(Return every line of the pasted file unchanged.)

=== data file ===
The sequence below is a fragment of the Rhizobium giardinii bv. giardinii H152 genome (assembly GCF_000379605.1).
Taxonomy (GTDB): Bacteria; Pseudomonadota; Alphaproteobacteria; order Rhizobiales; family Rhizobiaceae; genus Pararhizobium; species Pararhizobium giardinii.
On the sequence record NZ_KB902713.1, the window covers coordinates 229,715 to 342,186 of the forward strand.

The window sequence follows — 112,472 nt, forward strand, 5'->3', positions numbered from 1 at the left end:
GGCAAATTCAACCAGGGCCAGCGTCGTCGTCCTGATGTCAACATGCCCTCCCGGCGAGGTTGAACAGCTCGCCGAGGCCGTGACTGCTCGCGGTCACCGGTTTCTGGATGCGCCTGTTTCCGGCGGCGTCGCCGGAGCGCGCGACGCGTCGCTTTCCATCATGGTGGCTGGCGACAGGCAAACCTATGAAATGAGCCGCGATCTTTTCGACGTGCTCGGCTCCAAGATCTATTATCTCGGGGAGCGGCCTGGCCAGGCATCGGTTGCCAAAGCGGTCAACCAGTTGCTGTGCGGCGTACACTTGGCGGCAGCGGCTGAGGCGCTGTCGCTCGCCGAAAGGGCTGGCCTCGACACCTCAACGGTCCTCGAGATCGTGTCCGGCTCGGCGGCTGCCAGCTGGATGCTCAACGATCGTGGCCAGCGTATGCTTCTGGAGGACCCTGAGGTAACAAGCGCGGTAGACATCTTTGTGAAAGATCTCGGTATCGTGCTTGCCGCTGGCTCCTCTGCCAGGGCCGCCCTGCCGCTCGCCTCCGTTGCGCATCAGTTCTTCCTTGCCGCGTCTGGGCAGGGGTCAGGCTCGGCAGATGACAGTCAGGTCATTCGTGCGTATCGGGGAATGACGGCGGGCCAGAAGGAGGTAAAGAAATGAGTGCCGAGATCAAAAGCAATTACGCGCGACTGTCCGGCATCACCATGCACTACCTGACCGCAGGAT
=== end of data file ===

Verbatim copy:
The sequence below is a fragment of the Rhizobium giardinii bv. giardinii H152 genome (assembly GCF_000379605.1).
Taxonomy (GTDB): Bacteria; Pseudomonadota; Alphaproteobacteria; order Rhizobiales; family Rhizobiaceae; genus Pararhizobium; species Pararhizobium giardinii.
On the sequence record NZ_KB902713.1, the window covers coordinates 229,715 to 342,186 of the forward strand.

The window sequence follows — 112,472 nt, forward strand, 5'->3', positions numbered from 1 at the left end:
GGCAAATTCAACCAGGGCCAGCGTCGTCGTCCTGATGTCAACATGCCCTCCCGGCGAGGTTGAACAGCTCGCCGAGGCCGTGACTGCTCGCGGTCACCGGTTTCTGGATGCGCCTGTTTCCGGCGGCGTCGCCGGAGCGCGCGACGCGTCGCTTTCCATCATGGTGGCTGGCGACAGGCAAACCTATGAAATGAGCCGCGATCTTTTCGACGTGCTCGGCTCCAAGATCTATTATCTCGGGGAGCGGCCTGGCCAGGCATCGGTTGCCAAAGCGGTCAACCAGTTGCTGTGCGGCGTACACTTGGCGGCAGCGGCTGAGGCGCTGTCGCTCGCCGAAAGGGCTGGCCTCGACACCTCAACGGTCCTCGAGATCGTGTCCGGCTCGGCGGCTGCCAGCTGGATGCTCAACGATCGTGGCCAGCGTATGCTTCTGGAGGACCCTGAGGTAACAAGCGCGGTAGACATCTTTGTGAAAGATCTCGGTATCGTGCTTGCCGCTGGCTCCTCTGCCAGGGCCGCCCTGCCGCTCGCCTCCGTTGCGCATCAGTTCTTCCTTGCCGCGTCTGGGCAGGGGTCAGGCTCGGCAGATGACAGTCAGGTCATTCGTGCGTATCGGGGAATGACGGCGGGCCAGAAGGAGGTAAAGAAATGAGTGCCGAGATCAAAAGCAATTACGCGCGACTGTCCGGCATCACCATGCACTACCTGACCGCAGGAT